I have blue rollover on my menu text items. This also has a small short fade into the colour which is something small but gives more depth to button. I think rollover is something you need in a website for users to know that the text actually acts as a button.

Screen Shot 2017-03-16 at 13.38.59

On the main page slideshow I also put a 50% grey fade effect on each image when they are rolled over to show they are clickable and take you to another page, without this in preview mode I could see people missing out on the pages linked to the slideshow, which is also why I added the text underneath.


Muse: Adding Elements

Screen Shot 2017-03-18 at 21.37.24Upon opening the page I wanted the viewer (potential clients looking at my portfolio) to see a slideshow of my design work, that they could then click on to see more information and imagery.

Using the widgets tab I could simply drop a slideshow onto the page and resize it to the size I wanted it. Placing images was the same as the full size slideshow using cmd + d. I turned of cations, thumbnails, and counter and altered the playing options, as I wanted this to automatically play once the page is opened. I changed the transition speed to 0.7 seconds and the actual transitions to 2 seconds, I felt this was enough time for the viewer to see each piece of work and click on it if they wanted to see more.

Page Design

Screen Shot 2017-03-18 at 21.56.03.pngUsing a logo I had previously I set about designing the layout of my site, the logo placement, menus and navigational tools. I had planned a few different layouts and wanted to see how each of them worked on Muse. Firstly I wanted a standard horizontal navigation menu that would then take you to each page.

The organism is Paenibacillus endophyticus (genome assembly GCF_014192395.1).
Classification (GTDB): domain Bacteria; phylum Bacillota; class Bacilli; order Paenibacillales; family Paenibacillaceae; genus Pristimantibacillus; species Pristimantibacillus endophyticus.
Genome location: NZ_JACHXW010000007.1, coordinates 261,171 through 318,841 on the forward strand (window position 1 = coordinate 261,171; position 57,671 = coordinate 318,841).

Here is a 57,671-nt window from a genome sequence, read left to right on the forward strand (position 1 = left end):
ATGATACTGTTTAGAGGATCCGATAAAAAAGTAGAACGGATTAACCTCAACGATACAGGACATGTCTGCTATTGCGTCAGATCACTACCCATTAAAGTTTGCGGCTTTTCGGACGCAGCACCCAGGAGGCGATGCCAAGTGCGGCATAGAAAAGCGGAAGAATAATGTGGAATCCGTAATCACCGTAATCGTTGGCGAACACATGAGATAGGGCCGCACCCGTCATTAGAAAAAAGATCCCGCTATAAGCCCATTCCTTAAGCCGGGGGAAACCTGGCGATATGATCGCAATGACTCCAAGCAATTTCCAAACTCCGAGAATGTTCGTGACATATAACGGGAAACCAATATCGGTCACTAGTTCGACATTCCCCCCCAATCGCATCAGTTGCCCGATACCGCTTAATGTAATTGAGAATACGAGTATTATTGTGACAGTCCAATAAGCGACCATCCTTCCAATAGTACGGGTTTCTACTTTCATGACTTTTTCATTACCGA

Screen Shot 2017-03-16 at 11.20.03

Here is what I tried first with a vertical menu. I had my logo situated the top left of the page with the tabs underneath. However once I did this and linked each tab to its anchor I noticed an annoying problem inside preview mode. The problem was when you click on a tab and it takes you to a page you then have to manually scroll to the next page or back to the top. I thought about putting a home button on each page, but this didn’t solve the problem or look very professional.



Anchors a vital tool when designing a wScreen Shot 2017-03-18 at 22.09.28.pngebsite, especially a parallax design. You can click
the anchor tool which
you can then mark where the beginning of each page starts, you can see on the left picture my 4 anchors for my menu bar. You link an anchor to a piece of text, image or button by selecting it and going to the hyperlink tab.



To solve the problem I had with my page navigation I done some quick research into static menus that stay stuck to the screen no matter where the viewer navigates to. This was exactly what I needed to do so my site worked fluently. To do this I used the ‘pin’ menu on the top tool bar.

This image above (left) is where I started to experimented with a pinned menu bar. I wanted to try and use icons for the menu, the logo as the home button, a camera and photography section ect. However I felt this was too minimal to use so I developed a wider menu with the logo and 4 tabs, all pinned to the left side of the screen so it followed the user where ever they went to.